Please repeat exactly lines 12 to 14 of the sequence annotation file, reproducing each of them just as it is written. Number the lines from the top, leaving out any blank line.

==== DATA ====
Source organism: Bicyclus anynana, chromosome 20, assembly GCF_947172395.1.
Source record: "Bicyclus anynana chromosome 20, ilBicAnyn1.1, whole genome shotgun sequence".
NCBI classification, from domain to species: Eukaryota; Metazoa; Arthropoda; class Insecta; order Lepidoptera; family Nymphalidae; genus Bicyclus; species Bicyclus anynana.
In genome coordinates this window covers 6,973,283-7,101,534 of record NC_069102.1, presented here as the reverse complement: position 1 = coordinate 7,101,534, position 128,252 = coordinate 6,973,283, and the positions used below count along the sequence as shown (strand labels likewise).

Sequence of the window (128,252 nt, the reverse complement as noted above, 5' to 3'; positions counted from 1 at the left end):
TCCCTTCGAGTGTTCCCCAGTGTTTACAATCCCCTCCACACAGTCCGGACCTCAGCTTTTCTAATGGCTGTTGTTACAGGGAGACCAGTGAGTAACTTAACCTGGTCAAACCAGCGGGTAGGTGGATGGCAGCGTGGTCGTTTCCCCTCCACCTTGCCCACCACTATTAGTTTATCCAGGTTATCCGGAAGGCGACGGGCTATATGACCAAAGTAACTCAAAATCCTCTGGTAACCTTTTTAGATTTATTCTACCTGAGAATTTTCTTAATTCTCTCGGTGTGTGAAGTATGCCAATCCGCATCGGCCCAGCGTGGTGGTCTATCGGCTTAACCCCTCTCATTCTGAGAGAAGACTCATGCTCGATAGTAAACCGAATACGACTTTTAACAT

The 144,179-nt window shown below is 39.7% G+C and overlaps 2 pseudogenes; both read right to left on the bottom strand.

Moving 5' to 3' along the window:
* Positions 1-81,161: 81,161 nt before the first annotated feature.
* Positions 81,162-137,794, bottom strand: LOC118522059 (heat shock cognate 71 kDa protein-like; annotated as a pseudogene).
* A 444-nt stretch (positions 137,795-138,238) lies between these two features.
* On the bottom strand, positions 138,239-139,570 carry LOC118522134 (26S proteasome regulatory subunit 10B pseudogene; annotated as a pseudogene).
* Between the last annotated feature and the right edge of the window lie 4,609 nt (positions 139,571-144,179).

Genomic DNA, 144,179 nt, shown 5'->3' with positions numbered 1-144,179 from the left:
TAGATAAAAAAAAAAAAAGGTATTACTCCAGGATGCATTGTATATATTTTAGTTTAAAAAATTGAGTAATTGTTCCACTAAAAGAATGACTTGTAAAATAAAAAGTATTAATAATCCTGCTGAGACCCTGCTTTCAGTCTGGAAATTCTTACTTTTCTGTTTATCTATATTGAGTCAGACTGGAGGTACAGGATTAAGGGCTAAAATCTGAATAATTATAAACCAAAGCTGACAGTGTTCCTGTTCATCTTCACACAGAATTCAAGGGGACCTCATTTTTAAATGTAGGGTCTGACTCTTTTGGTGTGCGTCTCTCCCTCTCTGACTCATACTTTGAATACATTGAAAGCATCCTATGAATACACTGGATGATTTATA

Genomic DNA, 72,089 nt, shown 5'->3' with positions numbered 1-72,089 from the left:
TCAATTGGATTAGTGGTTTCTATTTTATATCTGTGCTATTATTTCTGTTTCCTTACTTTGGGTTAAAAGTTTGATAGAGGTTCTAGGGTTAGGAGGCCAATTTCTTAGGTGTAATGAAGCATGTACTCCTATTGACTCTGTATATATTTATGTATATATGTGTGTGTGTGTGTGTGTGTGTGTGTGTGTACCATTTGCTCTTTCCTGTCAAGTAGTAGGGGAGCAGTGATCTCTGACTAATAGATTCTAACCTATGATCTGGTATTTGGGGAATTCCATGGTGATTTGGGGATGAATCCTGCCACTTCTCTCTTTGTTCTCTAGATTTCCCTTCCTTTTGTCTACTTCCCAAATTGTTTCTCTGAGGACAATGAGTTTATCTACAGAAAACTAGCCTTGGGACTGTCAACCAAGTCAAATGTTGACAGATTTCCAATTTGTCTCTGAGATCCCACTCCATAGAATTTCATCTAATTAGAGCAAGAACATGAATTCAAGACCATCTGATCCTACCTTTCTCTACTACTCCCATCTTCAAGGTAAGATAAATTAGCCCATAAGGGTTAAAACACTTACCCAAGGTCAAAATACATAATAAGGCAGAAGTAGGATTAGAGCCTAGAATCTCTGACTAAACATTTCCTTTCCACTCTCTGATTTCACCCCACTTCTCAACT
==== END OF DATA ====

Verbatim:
* On the bottom strand, positions 138,239-139,570 carry LOC118522134 (26S proteasome regulatory subunit 10B pseudogene; annotated as a pseudogene).
* Between the last annotated feature and the right edge of the window lie 4,609 nt (positions 139,571-144,179).

Genomic DNA, 144,179 nt, shown 5'->3' with positions numbered 1-144,179 from the left: